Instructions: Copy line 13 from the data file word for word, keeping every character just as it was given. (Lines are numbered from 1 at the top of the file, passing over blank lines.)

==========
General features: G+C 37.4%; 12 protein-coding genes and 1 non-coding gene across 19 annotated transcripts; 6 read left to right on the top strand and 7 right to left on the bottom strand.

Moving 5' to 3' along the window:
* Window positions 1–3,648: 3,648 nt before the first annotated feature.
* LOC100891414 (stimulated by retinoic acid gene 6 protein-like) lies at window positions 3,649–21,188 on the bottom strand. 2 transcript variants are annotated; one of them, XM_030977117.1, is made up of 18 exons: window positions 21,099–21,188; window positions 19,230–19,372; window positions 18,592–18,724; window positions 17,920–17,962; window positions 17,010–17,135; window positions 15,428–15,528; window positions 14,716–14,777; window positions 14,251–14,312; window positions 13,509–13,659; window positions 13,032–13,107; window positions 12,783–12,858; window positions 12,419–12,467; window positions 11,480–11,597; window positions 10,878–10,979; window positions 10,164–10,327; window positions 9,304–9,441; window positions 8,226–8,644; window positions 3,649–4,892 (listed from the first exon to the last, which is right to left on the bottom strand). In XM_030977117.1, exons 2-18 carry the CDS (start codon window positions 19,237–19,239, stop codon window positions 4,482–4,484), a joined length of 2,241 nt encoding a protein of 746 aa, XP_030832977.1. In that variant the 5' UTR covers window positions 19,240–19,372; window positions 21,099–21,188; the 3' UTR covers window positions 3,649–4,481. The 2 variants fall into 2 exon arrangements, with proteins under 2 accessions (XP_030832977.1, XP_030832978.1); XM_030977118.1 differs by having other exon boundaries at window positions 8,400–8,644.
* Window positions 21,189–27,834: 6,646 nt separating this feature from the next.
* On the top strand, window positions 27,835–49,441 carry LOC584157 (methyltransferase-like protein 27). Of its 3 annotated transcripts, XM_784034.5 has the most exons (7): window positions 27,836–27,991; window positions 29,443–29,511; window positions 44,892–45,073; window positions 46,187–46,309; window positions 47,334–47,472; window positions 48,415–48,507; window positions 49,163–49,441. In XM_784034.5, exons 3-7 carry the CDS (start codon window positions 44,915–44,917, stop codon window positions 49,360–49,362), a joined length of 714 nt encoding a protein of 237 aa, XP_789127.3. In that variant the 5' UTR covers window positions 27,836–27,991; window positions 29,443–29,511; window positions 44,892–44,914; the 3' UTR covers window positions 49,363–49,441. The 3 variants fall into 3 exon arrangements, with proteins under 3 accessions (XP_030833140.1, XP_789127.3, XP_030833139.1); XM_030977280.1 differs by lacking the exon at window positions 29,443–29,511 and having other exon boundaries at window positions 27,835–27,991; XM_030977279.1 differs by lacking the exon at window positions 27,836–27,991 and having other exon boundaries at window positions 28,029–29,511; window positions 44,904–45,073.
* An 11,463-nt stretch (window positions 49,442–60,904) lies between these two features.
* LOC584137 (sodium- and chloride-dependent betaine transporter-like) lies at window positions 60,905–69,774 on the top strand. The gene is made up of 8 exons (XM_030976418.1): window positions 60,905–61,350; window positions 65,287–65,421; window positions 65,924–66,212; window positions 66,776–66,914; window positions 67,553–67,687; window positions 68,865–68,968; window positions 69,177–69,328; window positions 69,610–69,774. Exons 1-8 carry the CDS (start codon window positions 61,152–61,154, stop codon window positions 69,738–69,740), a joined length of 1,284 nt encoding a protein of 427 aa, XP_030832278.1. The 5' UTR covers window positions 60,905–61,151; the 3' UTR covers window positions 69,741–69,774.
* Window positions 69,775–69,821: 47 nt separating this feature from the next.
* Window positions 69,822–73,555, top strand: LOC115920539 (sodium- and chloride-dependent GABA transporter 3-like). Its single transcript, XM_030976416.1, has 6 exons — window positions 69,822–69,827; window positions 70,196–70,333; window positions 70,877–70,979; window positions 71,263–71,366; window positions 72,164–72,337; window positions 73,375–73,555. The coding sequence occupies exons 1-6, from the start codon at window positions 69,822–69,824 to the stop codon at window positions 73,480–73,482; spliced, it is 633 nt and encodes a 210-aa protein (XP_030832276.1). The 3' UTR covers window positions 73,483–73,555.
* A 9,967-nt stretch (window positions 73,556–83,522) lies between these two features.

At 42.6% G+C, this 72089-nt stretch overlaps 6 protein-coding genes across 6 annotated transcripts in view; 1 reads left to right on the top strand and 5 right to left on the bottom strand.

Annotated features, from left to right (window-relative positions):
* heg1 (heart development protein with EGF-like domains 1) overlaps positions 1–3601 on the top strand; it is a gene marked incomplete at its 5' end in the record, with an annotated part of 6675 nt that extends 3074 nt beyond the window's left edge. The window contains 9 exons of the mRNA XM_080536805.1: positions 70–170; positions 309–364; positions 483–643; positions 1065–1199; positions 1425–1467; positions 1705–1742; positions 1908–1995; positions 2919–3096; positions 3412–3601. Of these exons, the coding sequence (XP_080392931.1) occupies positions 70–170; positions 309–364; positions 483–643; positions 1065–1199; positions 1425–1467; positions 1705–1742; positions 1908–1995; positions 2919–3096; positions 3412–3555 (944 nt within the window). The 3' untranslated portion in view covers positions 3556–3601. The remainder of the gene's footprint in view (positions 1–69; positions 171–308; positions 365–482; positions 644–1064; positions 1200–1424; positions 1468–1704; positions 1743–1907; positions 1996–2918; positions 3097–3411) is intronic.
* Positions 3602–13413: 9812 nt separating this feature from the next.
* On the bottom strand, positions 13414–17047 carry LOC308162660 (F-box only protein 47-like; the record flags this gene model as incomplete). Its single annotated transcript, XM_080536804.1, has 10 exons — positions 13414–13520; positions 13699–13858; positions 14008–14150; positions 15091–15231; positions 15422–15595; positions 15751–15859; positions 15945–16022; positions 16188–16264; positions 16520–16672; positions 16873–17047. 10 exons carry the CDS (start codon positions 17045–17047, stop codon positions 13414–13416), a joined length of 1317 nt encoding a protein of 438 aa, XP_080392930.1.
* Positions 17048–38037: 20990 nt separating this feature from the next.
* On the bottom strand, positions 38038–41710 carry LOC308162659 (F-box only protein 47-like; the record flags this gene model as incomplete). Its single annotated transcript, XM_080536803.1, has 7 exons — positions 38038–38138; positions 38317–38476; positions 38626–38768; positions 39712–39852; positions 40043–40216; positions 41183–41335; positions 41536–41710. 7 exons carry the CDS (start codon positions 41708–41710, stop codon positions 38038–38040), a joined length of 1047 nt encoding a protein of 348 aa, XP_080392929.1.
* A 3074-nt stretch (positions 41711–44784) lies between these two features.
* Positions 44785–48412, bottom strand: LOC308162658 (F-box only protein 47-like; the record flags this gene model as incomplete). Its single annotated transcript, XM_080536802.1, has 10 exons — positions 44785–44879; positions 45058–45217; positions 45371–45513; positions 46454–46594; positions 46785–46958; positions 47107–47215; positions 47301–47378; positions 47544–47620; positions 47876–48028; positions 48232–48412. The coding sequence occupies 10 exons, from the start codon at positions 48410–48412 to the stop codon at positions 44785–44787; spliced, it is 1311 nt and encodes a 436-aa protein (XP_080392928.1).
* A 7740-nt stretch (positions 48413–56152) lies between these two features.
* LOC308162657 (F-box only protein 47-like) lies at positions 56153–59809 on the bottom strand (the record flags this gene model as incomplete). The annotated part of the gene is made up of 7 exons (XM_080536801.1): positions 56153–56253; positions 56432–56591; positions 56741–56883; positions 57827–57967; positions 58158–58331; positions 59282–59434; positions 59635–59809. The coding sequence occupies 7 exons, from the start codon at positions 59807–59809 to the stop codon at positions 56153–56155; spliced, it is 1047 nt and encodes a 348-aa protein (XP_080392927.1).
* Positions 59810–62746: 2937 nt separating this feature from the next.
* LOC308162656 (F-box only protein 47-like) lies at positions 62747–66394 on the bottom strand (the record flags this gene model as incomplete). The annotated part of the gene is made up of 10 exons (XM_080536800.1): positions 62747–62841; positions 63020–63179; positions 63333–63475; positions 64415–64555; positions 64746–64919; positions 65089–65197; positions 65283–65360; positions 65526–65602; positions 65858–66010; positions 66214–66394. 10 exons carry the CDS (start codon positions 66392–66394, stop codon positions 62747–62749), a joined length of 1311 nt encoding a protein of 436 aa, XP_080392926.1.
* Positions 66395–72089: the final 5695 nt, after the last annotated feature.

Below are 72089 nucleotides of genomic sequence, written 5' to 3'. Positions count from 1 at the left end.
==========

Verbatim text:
Annotated features, from left to right (window-relative positions):